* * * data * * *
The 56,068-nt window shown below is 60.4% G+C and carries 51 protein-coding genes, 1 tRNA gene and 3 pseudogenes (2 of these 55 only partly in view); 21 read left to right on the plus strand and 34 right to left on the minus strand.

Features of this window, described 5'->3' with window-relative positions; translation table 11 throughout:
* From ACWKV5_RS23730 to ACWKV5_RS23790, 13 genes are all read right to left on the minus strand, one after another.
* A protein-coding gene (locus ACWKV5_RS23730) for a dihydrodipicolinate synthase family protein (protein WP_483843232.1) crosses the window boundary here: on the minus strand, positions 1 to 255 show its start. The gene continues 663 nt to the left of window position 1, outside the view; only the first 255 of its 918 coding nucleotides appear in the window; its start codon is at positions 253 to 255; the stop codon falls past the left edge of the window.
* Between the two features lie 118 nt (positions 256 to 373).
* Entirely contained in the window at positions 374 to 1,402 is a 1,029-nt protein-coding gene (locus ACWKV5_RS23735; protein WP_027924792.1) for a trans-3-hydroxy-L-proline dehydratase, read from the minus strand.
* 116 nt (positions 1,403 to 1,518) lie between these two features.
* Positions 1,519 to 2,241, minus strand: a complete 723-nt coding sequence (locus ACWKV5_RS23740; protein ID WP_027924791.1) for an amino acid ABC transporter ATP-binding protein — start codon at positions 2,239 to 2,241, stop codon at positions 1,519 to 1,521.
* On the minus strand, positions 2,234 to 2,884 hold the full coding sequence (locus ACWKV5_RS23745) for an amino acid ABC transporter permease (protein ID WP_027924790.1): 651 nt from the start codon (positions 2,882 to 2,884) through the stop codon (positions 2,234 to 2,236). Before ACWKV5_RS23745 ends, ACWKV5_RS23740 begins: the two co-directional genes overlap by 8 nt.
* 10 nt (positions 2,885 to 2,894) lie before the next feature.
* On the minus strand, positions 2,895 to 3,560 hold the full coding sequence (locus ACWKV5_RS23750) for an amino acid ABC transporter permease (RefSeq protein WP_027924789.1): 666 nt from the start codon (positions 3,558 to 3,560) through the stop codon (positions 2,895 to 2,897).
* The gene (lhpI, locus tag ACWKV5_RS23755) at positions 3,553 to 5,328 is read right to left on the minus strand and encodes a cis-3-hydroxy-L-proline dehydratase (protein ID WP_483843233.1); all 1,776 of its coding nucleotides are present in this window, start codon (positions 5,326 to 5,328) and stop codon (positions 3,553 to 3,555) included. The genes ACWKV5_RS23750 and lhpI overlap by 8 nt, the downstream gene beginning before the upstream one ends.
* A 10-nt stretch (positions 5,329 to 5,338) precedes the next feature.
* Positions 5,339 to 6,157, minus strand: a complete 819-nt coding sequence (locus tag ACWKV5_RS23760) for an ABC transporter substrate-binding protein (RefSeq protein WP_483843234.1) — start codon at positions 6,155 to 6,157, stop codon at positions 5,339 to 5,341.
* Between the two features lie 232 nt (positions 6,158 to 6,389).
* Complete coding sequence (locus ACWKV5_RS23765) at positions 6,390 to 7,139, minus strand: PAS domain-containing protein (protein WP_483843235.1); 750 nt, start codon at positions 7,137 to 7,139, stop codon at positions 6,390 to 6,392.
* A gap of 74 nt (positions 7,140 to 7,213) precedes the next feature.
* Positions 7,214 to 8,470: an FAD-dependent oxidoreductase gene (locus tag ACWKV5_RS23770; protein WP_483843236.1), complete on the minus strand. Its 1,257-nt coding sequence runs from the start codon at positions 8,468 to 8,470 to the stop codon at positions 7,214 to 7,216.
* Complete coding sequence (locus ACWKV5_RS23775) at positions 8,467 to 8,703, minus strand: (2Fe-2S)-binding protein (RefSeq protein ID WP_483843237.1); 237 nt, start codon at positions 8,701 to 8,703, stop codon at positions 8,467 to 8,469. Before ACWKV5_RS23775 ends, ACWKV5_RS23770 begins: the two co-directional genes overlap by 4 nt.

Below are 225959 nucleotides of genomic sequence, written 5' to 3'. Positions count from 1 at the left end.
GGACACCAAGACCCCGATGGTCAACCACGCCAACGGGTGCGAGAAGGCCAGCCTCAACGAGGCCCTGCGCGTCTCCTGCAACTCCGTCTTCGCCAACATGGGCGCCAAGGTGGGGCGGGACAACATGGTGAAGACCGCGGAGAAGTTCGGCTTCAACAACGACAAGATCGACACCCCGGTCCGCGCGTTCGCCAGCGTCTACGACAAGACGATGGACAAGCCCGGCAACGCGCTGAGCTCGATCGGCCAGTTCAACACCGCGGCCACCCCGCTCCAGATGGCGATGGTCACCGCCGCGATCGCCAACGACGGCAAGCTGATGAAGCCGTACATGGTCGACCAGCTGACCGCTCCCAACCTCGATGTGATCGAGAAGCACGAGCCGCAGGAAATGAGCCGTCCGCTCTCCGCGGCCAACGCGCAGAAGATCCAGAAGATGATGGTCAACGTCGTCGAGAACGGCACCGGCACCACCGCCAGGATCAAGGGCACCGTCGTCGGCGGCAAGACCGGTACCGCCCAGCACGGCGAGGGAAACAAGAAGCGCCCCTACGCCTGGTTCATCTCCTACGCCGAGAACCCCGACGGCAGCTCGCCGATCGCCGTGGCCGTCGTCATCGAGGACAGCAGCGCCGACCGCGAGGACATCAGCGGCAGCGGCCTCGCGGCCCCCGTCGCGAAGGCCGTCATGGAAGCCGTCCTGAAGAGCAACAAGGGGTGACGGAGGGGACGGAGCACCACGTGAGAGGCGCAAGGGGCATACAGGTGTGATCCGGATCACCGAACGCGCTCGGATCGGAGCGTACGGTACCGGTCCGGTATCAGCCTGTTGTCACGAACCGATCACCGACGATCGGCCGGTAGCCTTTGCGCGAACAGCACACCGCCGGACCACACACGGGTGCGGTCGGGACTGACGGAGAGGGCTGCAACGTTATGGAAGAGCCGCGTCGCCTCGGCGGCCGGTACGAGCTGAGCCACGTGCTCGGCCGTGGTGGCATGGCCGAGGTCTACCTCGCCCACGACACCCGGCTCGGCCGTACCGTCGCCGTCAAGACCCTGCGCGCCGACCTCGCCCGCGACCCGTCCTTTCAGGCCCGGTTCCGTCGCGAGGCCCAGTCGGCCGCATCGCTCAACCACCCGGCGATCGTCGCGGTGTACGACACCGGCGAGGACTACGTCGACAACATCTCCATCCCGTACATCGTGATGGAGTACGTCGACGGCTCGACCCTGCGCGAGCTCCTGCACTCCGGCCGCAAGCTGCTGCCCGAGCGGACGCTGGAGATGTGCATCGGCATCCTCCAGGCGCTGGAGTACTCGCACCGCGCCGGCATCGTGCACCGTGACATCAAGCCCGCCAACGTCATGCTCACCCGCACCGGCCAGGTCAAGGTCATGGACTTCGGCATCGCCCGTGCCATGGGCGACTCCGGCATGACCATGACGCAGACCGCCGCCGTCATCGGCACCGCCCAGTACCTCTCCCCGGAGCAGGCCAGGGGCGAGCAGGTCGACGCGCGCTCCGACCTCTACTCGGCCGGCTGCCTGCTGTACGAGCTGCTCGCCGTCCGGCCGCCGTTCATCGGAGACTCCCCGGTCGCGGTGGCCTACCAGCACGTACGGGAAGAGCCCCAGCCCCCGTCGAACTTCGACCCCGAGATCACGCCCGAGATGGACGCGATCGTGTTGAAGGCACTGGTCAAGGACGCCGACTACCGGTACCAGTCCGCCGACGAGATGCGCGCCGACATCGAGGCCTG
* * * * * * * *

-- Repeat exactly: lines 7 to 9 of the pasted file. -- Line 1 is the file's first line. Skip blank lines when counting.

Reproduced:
* 116 nt (positions 1,403 to 1,518) lie between these two features.
* Positions 1,519 to 2,241, minus strand: a complete 723-nt coding sequence (locus ACWKV5_RS23740; protein ID WP_027924791.1) for an amino acid ABC transporter ATP-binding protein — start codon at positions 2,239 to 2,241, stop codon at positions 1,519 to 1,521.
* On the minus strand, positions 2,234 to 2,884 hold the full coding sequence (locus ACWKV5_RS23745) for an amino acid ABC transporter permease (protein ID WP_027924790.1): 651 nt from the start codon (positions 2,882 to 2,884) through the stop codon (positions 2,234 to 2,236). Before ACWKV5_RS23745 ends, ACWKV5_RS23740 begins: the two co-directional genes overlap by 8 nt.